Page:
Nearly 600 Saskatchewan Multiple Sclerosis patients have applied to be part of a clinical trial in New York.
The provincial government is spending $2.2 million to send 86 patients to take part in trials of the controversial Liberation therapy, which many who have undergone the procedure have said drastically improved their symptoms and changed their lives.
Mark Docherty (pictured above), Saskatchewan Party MLA for Regina Coronation Park, had the procedure performed in Bulgaria in 2010. "It's very similar to an angioplasty through your arteries if you're having heart problems," Dochert says in describing the procedure. "They just snake through your veneous system to the vein, they open up the balloon, and open up the vein as much as they can."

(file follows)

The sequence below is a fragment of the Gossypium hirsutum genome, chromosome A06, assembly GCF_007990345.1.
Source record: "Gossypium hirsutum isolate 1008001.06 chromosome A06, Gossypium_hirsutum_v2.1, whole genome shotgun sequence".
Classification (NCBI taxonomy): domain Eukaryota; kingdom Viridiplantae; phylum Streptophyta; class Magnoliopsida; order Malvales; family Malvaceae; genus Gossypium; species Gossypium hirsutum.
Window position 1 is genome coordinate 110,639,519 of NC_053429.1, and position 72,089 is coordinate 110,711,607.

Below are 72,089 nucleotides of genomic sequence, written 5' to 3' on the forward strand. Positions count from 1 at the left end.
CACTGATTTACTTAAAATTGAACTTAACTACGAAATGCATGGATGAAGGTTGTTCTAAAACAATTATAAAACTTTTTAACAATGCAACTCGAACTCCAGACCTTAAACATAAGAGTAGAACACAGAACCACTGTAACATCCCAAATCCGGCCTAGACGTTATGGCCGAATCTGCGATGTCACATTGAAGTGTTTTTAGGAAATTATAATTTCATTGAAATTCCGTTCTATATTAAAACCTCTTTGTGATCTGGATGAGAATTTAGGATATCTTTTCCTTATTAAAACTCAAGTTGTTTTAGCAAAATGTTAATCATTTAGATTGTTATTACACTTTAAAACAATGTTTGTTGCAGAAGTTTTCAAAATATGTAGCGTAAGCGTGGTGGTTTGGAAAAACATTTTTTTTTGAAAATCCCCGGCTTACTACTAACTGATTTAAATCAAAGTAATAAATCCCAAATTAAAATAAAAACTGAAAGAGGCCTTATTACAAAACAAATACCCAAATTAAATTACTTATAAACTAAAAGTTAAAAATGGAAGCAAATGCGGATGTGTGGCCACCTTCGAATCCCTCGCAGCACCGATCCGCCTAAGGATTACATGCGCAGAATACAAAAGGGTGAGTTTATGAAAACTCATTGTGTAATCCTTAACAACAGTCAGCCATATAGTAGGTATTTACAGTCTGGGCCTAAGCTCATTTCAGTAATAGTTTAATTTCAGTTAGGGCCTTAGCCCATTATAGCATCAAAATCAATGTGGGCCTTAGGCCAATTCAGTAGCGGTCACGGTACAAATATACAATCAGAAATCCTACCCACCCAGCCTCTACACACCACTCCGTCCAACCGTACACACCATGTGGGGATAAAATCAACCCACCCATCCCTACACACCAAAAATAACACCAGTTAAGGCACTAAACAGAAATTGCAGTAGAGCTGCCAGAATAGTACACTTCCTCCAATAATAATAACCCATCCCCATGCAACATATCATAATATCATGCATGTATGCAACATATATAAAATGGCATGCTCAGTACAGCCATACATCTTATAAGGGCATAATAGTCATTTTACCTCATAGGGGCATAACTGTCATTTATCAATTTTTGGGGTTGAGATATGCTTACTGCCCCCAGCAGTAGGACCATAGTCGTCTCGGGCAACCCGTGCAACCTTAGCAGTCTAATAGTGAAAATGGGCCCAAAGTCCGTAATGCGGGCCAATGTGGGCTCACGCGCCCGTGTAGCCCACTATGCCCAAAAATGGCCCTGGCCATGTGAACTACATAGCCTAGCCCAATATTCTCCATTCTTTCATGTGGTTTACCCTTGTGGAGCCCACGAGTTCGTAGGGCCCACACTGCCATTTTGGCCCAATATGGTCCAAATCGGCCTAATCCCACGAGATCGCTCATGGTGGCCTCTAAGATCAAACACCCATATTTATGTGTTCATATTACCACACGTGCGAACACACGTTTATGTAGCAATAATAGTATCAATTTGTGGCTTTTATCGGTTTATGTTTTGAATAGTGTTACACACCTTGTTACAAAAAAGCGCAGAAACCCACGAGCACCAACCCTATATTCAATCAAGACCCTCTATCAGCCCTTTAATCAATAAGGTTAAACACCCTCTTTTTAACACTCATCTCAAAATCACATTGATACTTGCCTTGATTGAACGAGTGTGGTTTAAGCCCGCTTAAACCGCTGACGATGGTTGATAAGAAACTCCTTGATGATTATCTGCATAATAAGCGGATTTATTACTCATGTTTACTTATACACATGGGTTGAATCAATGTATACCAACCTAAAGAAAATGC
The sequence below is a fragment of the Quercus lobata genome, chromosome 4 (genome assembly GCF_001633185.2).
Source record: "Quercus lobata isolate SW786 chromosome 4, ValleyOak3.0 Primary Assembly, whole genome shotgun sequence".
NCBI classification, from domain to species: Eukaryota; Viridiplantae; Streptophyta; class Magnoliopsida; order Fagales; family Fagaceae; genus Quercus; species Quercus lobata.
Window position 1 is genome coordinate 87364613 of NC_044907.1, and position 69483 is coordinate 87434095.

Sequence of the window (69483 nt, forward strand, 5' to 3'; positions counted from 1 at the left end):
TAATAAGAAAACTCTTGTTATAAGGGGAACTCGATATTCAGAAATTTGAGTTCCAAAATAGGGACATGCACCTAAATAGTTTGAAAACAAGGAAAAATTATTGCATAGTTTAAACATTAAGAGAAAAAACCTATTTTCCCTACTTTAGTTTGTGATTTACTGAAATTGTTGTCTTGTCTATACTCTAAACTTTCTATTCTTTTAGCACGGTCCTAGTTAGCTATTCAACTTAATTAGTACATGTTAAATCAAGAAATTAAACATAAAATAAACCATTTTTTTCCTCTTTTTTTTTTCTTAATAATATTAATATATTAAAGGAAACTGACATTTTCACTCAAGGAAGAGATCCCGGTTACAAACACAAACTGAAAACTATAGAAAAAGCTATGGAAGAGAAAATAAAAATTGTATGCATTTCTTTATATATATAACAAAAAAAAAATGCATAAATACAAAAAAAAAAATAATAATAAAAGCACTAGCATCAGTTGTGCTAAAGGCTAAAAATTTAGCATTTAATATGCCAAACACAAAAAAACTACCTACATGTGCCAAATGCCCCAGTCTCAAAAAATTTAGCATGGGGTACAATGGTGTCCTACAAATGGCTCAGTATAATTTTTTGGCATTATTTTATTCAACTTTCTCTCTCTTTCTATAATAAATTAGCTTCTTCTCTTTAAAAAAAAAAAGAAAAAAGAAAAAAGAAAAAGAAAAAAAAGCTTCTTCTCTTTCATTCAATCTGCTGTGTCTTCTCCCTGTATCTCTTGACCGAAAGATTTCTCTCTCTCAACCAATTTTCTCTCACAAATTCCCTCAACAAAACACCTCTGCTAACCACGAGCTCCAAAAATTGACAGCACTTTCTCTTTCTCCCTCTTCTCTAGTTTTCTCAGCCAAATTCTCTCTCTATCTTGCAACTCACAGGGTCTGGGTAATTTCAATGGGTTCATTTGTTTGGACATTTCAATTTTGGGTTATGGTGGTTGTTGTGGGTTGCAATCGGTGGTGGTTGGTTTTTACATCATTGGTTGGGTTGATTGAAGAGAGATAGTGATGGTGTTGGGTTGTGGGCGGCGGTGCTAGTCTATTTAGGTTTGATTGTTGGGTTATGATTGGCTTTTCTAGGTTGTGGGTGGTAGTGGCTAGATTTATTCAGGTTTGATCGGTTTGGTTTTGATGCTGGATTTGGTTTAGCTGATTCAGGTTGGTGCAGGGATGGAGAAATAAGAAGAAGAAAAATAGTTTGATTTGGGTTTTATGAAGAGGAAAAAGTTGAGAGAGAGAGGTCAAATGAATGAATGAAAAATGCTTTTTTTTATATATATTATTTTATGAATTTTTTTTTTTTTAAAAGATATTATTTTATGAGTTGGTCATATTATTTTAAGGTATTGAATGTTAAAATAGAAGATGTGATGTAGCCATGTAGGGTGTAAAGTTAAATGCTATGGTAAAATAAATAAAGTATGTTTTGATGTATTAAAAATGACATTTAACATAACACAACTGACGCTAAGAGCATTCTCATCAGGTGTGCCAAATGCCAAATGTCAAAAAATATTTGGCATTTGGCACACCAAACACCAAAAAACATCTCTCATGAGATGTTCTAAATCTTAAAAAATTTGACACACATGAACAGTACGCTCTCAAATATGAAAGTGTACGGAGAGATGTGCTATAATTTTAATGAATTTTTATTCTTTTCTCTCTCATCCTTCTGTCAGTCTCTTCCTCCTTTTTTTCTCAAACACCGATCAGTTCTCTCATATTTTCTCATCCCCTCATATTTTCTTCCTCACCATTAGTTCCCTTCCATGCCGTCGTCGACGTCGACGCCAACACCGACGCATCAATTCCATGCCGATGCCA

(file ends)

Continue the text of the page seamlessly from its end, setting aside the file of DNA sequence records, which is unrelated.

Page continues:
Docherty adds after he underwent the procedure, he saw instant results: "I had more energy... I had my vision and cognitive function improved, my spacisity got better."
In this specific trial, half of the patients will have the procedure performed on them, and half will have a placebo procedure. The 86 applicants will be randomly selected for the trial which is "double-blind", meaning that neither the patients nor the doctors will know if they've had the actual procedure or the placebo.
Applications will be taken until February 24th by visiting the Provincial Government's website.
Todd Vallee talked with Mark Docherty about his experience with the Liberation therapy: